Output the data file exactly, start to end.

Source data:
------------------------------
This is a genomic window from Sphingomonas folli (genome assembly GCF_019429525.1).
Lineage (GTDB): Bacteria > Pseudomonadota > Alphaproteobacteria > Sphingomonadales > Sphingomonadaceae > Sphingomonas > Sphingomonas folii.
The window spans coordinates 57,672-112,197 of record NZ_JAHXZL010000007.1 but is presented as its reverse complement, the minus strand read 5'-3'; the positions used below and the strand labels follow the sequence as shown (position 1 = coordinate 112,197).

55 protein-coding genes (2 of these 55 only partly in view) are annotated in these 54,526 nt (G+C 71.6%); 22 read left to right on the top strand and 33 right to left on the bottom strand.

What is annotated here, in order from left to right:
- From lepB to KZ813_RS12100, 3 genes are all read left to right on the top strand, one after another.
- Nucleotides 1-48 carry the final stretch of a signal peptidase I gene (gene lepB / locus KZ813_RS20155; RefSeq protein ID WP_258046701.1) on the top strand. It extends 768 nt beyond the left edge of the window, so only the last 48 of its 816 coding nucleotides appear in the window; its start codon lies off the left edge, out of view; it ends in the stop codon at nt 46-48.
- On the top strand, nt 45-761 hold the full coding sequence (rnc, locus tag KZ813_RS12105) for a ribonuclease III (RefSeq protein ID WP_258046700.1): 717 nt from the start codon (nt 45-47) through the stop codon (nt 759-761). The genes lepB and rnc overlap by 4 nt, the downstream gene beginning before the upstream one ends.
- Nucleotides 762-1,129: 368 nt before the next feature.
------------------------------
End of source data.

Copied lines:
This is a genomic window from Sphingomonas folli (genome assembly GCF_019429525.1).
Lineage (GTDB): Bacteria > Pseudomonadota > Alphaproteobacteria > Sphingomonadales > Sphingomonadaceae > Sphingomonas > Sphingomonas folii.
The window spans coordinates 57,672-112,197 of record NZ_JAHXZL010000007.1 but is presented as its reverse complement, the minus strand read 5'-3'; the positions used below and the strand labels follow the sequence as shown (position 1 = coordinate 112,197).

55 protein-coding genes (2 of these 55 only partly in view) are annotated in these 54,526 nt (G+C 71.6%); 22 read left to right on the top strand and 33 right to left on the bottom strand.

What is annotated here, in order from left to right:
- From lepB to KZ813_RS12100, 3 genes are all read left to right on the top strand, one after another.
- Nucleotides 1-48 carry the final stretch of a signal peptidase I gene (gene lepB / locus KZ813_RS20155; RefSeq protein ID WP_258046701.1) on the top strand. It extends 768 nt beyond the left edge of the window, so only the last 48 of its 816 coding nucleotides appear in the window; its start codon lies off the left edge, out of view; it ends in the stop codon at nt 46-48.
- On the top strand, nt 45-761 hold the full coding sequence (rnc, locus tag KZ813_RS12105) for a ribonuclease III (RefSeq protein ID WP_258046700.1): 717 nt from the start codon (nt 45-47) through the stop codon (nt 759-761). The genes lepB and rnc overlap by 4 nt, the downstream gene beginning before the upstream one ends.
- Nucleotides 762-1,129: 368 nt before the next feature.